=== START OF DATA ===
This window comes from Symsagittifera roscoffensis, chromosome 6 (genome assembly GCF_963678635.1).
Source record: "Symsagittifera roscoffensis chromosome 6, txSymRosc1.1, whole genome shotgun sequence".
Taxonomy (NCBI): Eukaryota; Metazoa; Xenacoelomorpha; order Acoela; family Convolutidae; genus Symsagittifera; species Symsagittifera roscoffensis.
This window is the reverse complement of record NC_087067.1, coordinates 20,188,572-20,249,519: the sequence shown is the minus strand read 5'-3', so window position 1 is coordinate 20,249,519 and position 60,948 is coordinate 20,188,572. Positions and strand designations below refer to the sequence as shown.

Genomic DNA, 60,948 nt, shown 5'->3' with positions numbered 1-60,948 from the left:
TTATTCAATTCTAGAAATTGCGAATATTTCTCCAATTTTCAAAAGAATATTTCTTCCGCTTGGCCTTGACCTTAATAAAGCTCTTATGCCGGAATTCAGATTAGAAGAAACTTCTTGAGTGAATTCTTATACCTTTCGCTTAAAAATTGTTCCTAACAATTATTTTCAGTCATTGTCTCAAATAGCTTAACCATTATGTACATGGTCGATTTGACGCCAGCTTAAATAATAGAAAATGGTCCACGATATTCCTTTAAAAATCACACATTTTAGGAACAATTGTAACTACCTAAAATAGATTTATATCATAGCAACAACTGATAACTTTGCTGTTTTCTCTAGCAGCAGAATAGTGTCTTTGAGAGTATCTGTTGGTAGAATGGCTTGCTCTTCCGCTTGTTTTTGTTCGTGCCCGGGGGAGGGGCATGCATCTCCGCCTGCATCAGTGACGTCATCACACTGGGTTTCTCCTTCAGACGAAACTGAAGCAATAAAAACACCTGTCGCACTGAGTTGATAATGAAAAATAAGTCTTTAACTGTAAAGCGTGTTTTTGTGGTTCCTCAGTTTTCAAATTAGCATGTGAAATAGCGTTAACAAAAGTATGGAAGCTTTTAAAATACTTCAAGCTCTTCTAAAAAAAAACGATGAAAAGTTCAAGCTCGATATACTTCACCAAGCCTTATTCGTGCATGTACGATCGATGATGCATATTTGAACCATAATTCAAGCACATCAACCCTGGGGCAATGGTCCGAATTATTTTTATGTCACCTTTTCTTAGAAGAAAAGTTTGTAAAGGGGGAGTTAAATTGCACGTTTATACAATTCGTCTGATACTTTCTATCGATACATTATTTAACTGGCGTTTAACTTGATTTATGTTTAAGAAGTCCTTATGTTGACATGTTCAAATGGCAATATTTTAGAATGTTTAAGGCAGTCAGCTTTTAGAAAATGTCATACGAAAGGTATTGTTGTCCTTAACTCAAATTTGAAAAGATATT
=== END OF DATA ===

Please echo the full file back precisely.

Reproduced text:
This window comes from Symsagittifera roscoffensis, chromosome 6 (genome assembly GCF_963678635.1).
Source record: "Symsagittifera roscoffensis chromosome 6, txSymRosc1.1, whole genome shotgun sequence".
Taxonomy (NCBI): Eukaryota; Metazoa; Xenacoelomorpha; order Acoela; family Convolutidae; genus Symsagittifera; species Symsagittifera roscoffensis.
This window is the reverse complement of record NC_087067.1, coordinates 20,188,572-20,249,519: the sequence shown is the minus strand read 5'-3', so window position 1 is coordinate 20,249,519 and position 60,948 is coordinate 20,188,572. Positions and strand designations below refer to the sequence as shown.

Genomic DNA, 60,948 nt, shown 5'->3' with positions numbered 1-60,948 from the left:
TTATTCAATTCTAGAAATTGCGAATATTTCTCCAATTTTCAAAAGAATATTTCTTCCGCTTGGCCTTGACCTTAATAAAGCTCTTATGCCGGAATTCAGATTAGAAGAAACTTCTTGAGTGAATTCTTATACCTTTCGCTTAAAAATTGTTCCTAACAATTATTTTCAGTCATTGTCTCAAATAGCTTAACCATTATGTACATGGTCGATTTGACGCCAGCTTAAATAATAGAAAATGGTCCACGATATTCCTTTAAAAATCACACATTTTAGGAACAATTGTAACTACCTAAAATAGATTTATATCATAGCAACAACTGATAACTTTGCTGTTTTCTCTAGCAGCAGAATAGTGTCTTTGAGAGTATCTGTTGGTAGAATGGCTTGCTCTTCCGCTTGTTTTTGTTCGTGCCCGGGGGAGGGGCATGCATCTCCGCCTGCATCAGTGACGTCATCACACTGGGTTTCTCCTTCAGACGAAACTGAAGCAATAAAAACACCTGTCGCACTGAGTTGATAATGAAAAATAAGTCTTTAACTGTAAAGCGTGTTTTTGTGGTTCCTCAGTTTTCAAATTAGCATGTGAAATAGCGTTAACAAAAGTATGGAAGCTTTTAAAATACTTCAAGCTCTTCTAAAAAAAAACGATGAAAAGTTCAAGCTCGATATACTTCACCAAGCCTTATTCGTGCATGTACGATCGATGATGCATATTTGAACCATAATTCAAGCACATCAACCCTGGGGCAATGGTCCGAATTATTTTTATGTCACCTTTTCTTAGAAGAAAAGTTTGTAAAGGGGGAGTTAAATTGCACGTTTATACAATTCGTCTGATACTTTCTATCGATACATTATTTAACTGGCGTTTAACTTGATTTATGTTTAAGAAGTCCTTATGTTGACATGTTCAAATGGCAATATTTTAGAATGTTTAAGGCAGTCAGCTTTTAGAAAATGTCATACGAAAGGTATTGTTGTCCTTAACTCAAATTTGAAAAGATATT